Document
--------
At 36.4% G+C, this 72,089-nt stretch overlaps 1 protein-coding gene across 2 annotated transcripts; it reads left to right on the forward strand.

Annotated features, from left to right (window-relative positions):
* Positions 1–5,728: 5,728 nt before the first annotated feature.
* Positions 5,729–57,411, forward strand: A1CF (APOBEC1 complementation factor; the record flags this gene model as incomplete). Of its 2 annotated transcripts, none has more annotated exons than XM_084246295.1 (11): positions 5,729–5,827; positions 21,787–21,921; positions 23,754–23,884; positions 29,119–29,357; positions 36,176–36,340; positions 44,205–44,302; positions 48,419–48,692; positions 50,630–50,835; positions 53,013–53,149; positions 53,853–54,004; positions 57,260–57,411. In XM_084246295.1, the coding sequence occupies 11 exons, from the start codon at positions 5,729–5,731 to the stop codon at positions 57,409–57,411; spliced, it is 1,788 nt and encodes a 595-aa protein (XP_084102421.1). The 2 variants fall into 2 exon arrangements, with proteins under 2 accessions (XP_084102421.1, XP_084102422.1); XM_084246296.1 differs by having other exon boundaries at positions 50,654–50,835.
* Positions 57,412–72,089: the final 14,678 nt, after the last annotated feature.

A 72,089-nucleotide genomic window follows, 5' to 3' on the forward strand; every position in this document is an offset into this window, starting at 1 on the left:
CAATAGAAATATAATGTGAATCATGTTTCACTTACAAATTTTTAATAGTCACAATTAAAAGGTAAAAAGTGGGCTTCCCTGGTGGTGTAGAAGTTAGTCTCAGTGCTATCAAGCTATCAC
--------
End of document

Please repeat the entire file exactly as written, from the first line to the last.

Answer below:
At 36.4% G+C, this 72,089-nt stretch overlaps 1 protein-coding gene across 2 annotated transcripts; it reads left to right on the forward strand.

Annotated features, from left to right (window-relative positions):
* Positions 1–5,728: 5,728 nt before the first annotated feature.
* Positions 5,729–57,411, forward strand: A1CF (APOBEC1 complementation factor; the record flags this gene model as incomplete). Of its 2 annotated transcripts, none has more annotated exons than XM_084246295.1 (11): positions 5,729–5,827; positions 21,787–21,921; positions 23,754–23,884; positions 29,119–29,357; positions 36,176–36,340; positions 44,205–44,302; positions 48,419–48,692; positions 50,630–50,835; positions 53,013–53,149; positions 53,853–54,004; positions 57,260–57,411. In XM_084246295.1, the coding sequence occupies 11 exons, from the start codon at positions 5,729–5,731 to the stop codon at positions 57,409–57,411; spliced, it is 1,788 nt and encodes a 595-aa protein (XP_084102421.1). The 2 variants fall into 2 exon arrangements, with proteins under 2 accessions (XP_084102421.1, XP_084102422.1); XM_084246296.1 differs by having other exon boundaries at positions 50,654–50,835.
* Positions 57,412–72,089: the final 14,678 nt, after the last annotated feature.

A 72,089-nucleotide genomic window follows, 5' to 3' on the forward strand; every position in this document is an offset into this window, starting at 1 on the left:
CAATAGAAATATAATGTGAATCATGTTTCACTTACAAATTTTTAATAGTCACAATTAAAAGGTAAAAAGTGGGCTTCCCTGGTGGTGTAGAAGTTAGTCTCAGTGCTATCAAGCTATCAC